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The first few months of 2020 saw escalating violence and conflict, leading to a sharp rise in internal displacements, the continued disruption of markets, and a deterioration in the supply of basic social services. The results from the recent food and nutrition security analysis (Cadre Harmonisé, November 2019) indicate that from October to December 2019, 648,330 people are estimated to be food insecure – representing an increase of 250 percent compared to the same time last year (WFP 2020).
Mali is a highly patriarchal society, with institutionalized gender inequality that marginalizes women. The effects of the crisis have not affected all equally, and there is significant evidence that there are significant differences, with the resources, rights, and afforded to women, men, boys, girls, and other groups of individuals, requiring different coping strategies. High levels of diversity in ethnicity, socioeconomic status, and circumstance within communities bring about important intersections between power and vulnerability that further prioritize and marginalize certain individuals. As the crisis in Mali continues to rapidly evolve, it is critical to ensure that humanitarian interventions are designed to respond to the needs of women, men, boys, girls, people with disabilities, and other vulnerable groups.
To better understand the experiences of women, men, boys within this highly dynamic and rapidly evolving crisis, CARE Mali conducted a Rapid Gender Analysis in March 2020, with the objective of analysing and understanding how the insecurity and conflict in the Mopti region has influenced women, men, girls, boys, people with disabilities, and other specific groups; as well as to identify and propose solutions to limitations women face to full participation in decision making; and to provide practical advice to decision-making to improve gender integration in humanitarian response programming and planning. Of key importance was the generation of recommendations to the Harande program, a USAID Food for Peace program being led by CARE and implemented in the Mopti region from 2015-2020. Read More...
This Rapid Gender Analysis draws from focus group discussions and individual and key informant interviews with 94 people (67% of whom are women), secondary data sources, and CARE’s research in the region to understand the specific challenges people of all genders are facing. The RGA was conducted in the Northern Amhara region at sites for internally displaced people (IDPs) in Debark and MayTsebri (Formerly under Tigray region). Read More...
Beyond four walls and a roof Reflections on the multi-sectoral One Neighbourhood Approach for Syrian Refugees and Host Communities, Tripoli, Lebanon.
countries. Over one million Syrian refugees reside in northern Lebanon, including in the city of Tripoli. This large scale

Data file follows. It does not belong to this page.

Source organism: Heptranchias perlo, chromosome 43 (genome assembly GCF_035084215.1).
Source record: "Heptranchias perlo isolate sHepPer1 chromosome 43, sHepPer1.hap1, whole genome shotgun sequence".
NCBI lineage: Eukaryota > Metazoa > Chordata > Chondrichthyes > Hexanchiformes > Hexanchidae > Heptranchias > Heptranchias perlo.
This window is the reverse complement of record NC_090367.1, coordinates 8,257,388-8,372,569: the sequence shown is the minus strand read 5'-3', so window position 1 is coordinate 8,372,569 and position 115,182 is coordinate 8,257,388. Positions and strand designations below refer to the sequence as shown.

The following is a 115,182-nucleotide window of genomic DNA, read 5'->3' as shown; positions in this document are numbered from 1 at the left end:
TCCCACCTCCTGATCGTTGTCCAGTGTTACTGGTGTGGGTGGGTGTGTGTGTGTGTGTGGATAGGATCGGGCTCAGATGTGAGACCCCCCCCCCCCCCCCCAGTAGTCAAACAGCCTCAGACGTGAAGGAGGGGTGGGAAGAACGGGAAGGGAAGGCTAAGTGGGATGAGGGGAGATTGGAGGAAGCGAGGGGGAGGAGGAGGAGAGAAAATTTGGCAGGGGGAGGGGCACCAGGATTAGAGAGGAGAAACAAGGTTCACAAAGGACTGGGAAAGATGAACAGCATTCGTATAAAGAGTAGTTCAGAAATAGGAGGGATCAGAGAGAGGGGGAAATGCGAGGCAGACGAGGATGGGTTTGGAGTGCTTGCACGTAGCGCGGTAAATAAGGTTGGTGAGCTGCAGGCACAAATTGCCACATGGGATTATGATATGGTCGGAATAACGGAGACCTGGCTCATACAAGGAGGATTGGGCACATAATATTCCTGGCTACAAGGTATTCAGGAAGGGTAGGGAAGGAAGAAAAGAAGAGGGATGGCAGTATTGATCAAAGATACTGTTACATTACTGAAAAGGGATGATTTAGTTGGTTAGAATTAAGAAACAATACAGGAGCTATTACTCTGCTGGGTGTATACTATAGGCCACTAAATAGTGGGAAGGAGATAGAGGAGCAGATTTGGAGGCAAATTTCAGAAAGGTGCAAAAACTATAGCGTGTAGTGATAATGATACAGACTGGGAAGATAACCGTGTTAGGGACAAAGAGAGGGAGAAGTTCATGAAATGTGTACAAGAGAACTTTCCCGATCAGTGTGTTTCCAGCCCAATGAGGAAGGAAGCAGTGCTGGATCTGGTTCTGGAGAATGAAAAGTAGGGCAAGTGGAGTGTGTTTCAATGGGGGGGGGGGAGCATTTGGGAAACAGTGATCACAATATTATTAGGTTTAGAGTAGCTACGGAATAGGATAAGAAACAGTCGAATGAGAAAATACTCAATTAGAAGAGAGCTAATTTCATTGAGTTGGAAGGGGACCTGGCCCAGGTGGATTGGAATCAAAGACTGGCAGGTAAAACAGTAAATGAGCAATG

displacement has placed additional strain on housing and services; refugees and vulnerable host communities
frequently reside in informal, poor-quality homes in various states of disrepair that are poorly serviced and often
damp and damaged. With displacement ongoing, many humanitarian programmes seek to meet the needs of both
refugees and address underlying causes of poverty in host communities. These programmes are often multi-sectoral
and have social cohesion as an intended outcome and deliver community-wide protection activities alongside
housing and WASH support.
With four phases over four years funded by the US Government’s Bureau of Population, Refugees and Migration (PRM), the ONA programme has worked to improve housing conditions for the most vulnerable whilst enhancing individual and community resilience and social cohesion through protection programming and participatory approaches. In Phase IV (2018-19), CARE International in Lebanon (CIL) aimed to build on Phases I to III. In common with previous phases, for Phase IV, CIL worked in partnership with local partner Akkarouna to provide multi-sectoral Shelter, WASH and Protection assistance to vulnerable Syrian refugees and the Lebanese host community, including Palestinians returning from Syria (PRS) in five neighbourhoods in Tripoli Read More...
Final Evaluation of the Regional Project: Men and Boys as Partners in Promoting Gender Equality and the Prevention of Youth Extremism and Violence in the Balkans – Young Men Initiative – YMI II
The evaluation addressed the whole implementation period, all four target countries and main target and beneficiary groups – representatives of partner organizations, teachers, youth, movement leaders and governments. With the purpose to assess results achieved based on OECD-DAC evaluation criteria, the evaluation focused on relevance, impact, and sustainability of project activities – in relation to the expected results, outcome and outputs, as well as on key learning on approaches to inform future programming.
This report is 55 pages long. Read More...
‘IF WE DON’ T WORK, WE DON’ T EAT’ Syrian Women Face Mounting Food Insecurity a Decade into the Conflict
In recent months, the situation has deteriorated even further as the COVID-19 pandemic, mass displacements, natural
disaster, economic collapse and ongoing hostilities have combined to create a situation wherein households are
finding it increasingly difficult to meet their basic needs, including for food.
Average food prices in Syria increased by 236% in 2020 – and food prices are more than 29 times higher than the five year pre-crisis average, causing many families to resort to negative coping strategies. This includes eating fewer